This concept has been difficult to export to industry, he added; "it's such a big change from how people do business now that it's not been widely adapted." Not all companies are reluctant, however; Cray Research is developing a product based on the J-Machine research, which is being sponsored by the Advanced Research Projects Agency.
Also assisting with the project is Intel. The company manufactured the MDPs (which are based on its own 25-MHz 486 chip found in many home computers) from a design by the MIT group. Each chip has 1.1 million transistors and so many interconnections that the fine lines are a solid blur even on a wall-size drawing made by Intel's computer-aided design equipment.
Another innovative feature of the J-Machine is in its internal communications. Unlike other computers, network hardware is integrated directly into each MDP instead of being a separate component. The J-Machine also uses a transmission mechanism created by Professor Dally called wormhole routing, which speeds messages that must pass through several nodes. With wormhole routing, a node can start passing along a message to the next node before it has finished receiving it from its predecessor. As a result, the computer needs only three instructions to send a four-word message between processors, whereas Intel's fastest parallel computer needs 600 instructions to perform the same task, Professor Dally said.
Communication between MDPs on separate boards is made possible by conductive rubber strips compressed between the boards. The material has embedded in it a series of fine silicon lines 2/1000 of an inch apart though which messages can travel. Although this material is not new, the MIT scientists changed its aspect ratio (the ratio of a segment's length and height) for use in the J-machine. It takes an average of 1.5 microseconds to send a message between nodes, compared to upwards of 1,000 microseconds between nodes in Ethernet-linked computers found in many offices, Mr. Lethin said.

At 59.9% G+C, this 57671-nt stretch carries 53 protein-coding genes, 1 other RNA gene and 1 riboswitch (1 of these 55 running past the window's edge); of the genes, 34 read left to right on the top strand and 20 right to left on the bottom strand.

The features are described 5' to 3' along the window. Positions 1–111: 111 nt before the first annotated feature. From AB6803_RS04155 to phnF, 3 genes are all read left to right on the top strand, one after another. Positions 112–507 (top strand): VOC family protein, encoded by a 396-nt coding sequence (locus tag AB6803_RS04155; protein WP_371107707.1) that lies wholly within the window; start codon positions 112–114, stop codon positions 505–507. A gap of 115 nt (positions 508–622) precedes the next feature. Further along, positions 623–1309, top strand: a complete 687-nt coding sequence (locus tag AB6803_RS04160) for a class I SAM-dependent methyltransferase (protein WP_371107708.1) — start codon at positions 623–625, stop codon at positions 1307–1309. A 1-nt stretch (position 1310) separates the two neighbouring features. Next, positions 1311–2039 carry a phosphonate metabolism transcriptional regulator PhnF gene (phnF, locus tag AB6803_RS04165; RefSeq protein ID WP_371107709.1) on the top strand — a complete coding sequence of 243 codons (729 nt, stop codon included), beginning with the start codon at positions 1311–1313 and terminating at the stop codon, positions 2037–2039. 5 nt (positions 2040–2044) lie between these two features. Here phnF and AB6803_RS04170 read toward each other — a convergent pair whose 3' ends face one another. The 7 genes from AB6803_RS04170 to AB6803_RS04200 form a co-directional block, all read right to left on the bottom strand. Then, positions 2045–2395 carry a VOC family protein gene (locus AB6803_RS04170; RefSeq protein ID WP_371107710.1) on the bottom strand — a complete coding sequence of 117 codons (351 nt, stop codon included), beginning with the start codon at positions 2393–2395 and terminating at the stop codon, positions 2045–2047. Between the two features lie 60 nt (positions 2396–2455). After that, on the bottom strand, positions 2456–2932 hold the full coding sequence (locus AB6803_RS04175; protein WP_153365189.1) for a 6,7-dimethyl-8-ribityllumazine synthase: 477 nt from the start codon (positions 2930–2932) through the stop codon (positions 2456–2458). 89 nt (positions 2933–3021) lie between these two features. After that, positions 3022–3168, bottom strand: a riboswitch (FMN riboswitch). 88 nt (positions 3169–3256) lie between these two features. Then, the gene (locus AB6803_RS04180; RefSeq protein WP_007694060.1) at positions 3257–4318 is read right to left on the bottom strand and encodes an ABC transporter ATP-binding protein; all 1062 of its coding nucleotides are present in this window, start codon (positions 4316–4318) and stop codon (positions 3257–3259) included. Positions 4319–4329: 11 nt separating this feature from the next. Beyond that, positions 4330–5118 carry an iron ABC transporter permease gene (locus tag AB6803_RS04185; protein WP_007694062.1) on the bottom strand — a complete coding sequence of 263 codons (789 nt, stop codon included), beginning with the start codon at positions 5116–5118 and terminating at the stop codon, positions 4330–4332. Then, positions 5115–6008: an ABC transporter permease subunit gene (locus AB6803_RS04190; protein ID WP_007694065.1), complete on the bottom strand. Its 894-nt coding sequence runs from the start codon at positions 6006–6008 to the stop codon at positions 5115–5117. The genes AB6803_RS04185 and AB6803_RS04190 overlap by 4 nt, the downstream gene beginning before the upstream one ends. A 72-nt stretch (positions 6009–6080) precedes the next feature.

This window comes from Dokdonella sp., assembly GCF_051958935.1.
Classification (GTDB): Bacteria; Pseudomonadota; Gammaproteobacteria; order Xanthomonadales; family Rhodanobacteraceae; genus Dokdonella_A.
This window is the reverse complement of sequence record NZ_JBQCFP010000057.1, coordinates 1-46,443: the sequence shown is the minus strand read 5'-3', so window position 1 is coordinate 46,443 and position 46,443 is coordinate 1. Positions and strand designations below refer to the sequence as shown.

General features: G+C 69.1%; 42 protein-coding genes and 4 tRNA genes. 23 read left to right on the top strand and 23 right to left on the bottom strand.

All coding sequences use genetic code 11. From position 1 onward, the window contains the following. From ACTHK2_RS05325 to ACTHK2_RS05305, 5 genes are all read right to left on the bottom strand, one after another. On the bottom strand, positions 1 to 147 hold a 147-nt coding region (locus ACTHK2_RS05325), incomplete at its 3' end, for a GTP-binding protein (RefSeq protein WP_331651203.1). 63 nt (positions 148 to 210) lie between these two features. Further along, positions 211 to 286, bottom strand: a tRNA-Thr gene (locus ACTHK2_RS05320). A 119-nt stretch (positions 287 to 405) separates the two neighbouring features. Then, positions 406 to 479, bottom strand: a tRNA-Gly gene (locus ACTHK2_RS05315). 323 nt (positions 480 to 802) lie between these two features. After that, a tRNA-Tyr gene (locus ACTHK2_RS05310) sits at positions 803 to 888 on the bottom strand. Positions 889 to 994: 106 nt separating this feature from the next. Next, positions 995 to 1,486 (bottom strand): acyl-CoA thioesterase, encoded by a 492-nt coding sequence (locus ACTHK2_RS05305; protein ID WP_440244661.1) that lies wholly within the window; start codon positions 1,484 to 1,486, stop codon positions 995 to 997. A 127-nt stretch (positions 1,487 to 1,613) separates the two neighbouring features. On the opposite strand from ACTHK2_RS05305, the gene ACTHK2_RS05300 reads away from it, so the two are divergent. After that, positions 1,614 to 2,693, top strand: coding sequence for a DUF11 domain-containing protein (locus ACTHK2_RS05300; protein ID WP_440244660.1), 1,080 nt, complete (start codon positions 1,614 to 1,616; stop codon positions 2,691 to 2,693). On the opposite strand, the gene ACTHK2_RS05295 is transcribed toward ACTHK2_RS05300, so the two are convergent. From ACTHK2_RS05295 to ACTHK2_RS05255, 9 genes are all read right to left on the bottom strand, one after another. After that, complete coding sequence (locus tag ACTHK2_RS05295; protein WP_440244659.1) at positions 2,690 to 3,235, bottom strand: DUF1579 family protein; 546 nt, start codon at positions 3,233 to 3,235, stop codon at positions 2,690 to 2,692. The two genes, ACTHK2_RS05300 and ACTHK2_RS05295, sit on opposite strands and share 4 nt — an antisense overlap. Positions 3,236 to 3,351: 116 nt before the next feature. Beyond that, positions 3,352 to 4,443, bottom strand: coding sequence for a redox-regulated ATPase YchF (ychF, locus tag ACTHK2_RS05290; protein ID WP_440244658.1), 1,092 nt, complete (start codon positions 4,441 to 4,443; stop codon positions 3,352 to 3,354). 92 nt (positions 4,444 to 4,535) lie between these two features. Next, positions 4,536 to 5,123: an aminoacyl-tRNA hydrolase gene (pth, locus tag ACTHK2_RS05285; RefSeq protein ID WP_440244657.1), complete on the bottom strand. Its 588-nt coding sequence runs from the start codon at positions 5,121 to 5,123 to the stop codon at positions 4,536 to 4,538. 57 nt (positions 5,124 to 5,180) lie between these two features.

With such fast and plentiful hardware routes and intersections, avoiding Manhattan-like traffic jams in software execution can be a problem. "If you're programming, it's a hard issue, trying to coordinate it and not having collisions and having each [node] knowing what the others are doing," he said. Other graduate students in Professor Dally's group are working on another chip that will be able to do adaptive routing, or perceiving electronic clogs and almost instantly detouring around them.
The J-Machine's software, like its hardware, is largely custom-made. Its programs are in Concurrent Smalltalk (a language invented by Professor Dally and implemented by Waldemar Horwat, who recently received his PhD at MIT), and in Message-Driven C, which was developed by scientists at Caltech.
Other institutions are using J-Machines for research in computer science and other fields. Researchers at Caltech with whom Professor Dally's group is collaborating are working on software development using a computer with 512 nodes and 24 hard disk drives for software development; they are also using it to analyze magnetic resonance imaging and fluid dynamics data. Argonne National Laboratory has a machine with the same configuration that is being used for work on genetic sequence matching and climate modeling, while Northwestern University uses it for studying molecular dynamics. The J-Machine is available to any member of the MIT community who is working on a problem that requires a great deal of computation.
A version of this
article appeared in the
July 20, 1994
issue of MIT Tech Talk (Volume